Young, Mitchell, et al, imply that good faith discussions of public issues should be treated as unacceptable and barred from the public square, if the participants in those discussions happen to dispute certain official positions of government in a manner that, in the opinion of Young, Mitchell, and others, might, if accepted, inadvertently and indirectly endanger public health. At Spotify, we believe individual citizens and content consumers have the intelligence to form their own reasoned judgments after hearing alternative views, and that the systematic removal or rejection of all good faith discussion of public issues in which the participants express views not approved by government — especially public issues of the greatest importance — would constitute turning Spotify into a de facto agent of government orthodoxy, and thus a defender of the authoritarian concept of “official truth.”

Young, Mitchell, et al claim that the expression of alternative views on this important public issue threatens the well-being of many people. Spotify believes that the denial of good faith discussion on important public issues constitutes a rejection of the principle of free speech which is essential to any reasonable understanding of human liberty, and that any move away from liberty, and toward the tyrannical notion of “official truth,” would threaten far more lives, far more directly and intentionally, than would any potentially incorrect opinions that might be expressed about the pandemic. We wonder how Young, Mitchell et al would feel about this issue if the situation were reversed. What if the government’s official position were that modern popular music is damaging the mental and emotional development of millions of children, and the government therefore recommended that all such music be denied to the public? Would Young, Mitchell, et al comply with this official position? How would they feel if podcasters on Spotify demanded that their content be removed from our service unless and until all rock and pop musicians were denied access, on the grounds that government experts had determined that such music was harming millions of children?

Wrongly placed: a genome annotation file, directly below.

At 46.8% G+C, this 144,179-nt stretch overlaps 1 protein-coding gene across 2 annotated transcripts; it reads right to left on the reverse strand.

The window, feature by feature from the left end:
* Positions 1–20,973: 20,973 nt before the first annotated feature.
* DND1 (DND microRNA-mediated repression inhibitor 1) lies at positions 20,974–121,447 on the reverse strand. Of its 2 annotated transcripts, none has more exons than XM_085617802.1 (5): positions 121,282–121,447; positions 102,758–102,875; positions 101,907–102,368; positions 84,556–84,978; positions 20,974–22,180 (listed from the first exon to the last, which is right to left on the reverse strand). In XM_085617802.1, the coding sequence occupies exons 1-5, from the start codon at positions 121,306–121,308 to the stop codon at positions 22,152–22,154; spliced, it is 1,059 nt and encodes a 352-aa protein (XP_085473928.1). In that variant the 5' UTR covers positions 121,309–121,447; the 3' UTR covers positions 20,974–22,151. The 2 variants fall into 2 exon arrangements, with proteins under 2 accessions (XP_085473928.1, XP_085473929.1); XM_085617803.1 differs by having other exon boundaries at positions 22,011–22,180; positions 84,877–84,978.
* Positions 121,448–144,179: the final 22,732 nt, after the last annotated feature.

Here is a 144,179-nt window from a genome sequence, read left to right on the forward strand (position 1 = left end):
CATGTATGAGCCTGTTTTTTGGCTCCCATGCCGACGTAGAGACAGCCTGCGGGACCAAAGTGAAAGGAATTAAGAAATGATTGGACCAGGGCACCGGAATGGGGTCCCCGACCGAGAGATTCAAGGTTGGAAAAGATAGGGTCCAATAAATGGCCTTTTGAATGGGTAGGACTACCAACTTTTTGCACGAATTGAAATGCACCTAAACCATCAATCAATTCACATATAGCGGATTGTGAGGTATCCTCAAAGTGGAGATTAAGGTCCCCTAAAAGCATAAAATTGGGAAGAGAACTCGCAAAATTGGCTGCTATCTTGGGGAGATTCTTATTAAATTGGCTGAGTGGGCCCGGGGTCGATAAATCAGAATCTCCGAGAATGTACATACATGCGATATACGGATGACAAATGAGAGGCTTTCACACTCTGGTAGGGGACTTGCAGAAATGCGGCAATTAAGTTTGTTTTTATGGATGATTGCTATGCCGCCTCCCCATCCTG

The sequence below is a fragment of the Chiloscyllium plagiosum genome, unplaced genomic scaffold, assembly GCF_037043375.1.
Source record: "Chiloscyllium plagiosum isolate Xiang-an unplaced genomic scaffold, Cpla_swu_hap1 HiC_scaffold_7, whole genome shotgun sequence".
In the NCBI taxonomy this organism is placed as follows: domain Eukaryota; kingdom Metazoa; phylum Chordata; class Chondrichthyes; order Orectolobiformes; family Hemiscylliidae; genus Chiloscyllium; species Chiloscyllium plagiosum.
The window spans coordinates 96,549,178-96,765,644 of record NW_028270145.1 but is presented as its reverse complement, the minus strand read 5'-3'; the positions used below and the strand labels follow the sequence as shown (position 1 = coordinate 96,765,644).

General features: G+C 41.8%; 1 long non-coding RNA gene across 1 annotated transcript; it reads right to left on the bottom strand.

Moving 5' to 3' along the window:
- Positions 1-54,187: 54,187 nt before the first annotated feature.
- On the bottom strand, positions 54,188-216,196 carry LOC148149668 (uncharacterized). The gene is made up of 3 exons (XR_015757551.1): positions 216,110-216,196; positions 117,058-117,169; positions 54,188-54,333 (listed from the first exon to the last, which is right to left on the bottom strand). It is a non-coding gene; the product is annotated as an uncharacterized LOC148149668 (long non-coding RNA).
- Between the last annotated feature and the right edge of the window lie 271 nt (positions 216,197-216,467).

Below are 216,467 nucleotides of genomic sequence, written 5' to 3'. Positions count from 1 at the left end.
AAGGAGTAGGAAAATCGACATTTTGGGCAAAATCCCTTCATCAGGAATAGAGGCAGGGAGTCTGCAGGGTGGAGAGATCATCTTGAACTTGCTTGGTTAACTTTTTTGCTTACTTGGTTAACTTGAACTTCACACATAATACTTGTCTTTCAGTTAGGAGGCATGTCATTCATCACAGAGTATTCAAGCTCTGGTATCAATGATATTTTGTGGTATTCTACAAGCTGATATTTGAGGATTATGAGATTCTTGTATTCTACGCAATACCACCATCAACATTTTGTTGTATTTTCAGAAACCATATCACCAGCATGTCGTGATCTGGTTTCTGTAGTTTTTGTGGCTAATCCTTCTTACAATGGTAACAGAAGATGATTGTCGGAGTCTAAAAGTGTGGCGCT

At Spotify, we believe there is no perfect world, and that humans are fallible and inevitably in error about many things. Our policy aims to promote the widest possible range of open, good faith discussion and sharing of opinions about matters of societal significance and interest, because we believe this is the best way to ensure the growth of knowledge and the protection of human freedom in the long run. Individuals who value unquestioning government compliance over open discussion among private citizens are free to do so. We will continue to represent the position that open discussion must never be sacrificed to the principle of omnipotent or omniscient government.

Post-script: Spotify, as I see from a brief search, is a Swedish company. Sweden has, of course, maintained a relatively measured and liberal (in the proper sense) approach to the pandemic, right from the outset, thanks in large part to the good fortune of having had more rational, less alarmist, and also less tyrannical, public health officials in place at the time of the outbreak. Perhaps this helps to explain why the company is less inclined than certain major American internet giants to simply fall in line with the comply-or-be-cancelled mentality that has become the norm in the United States.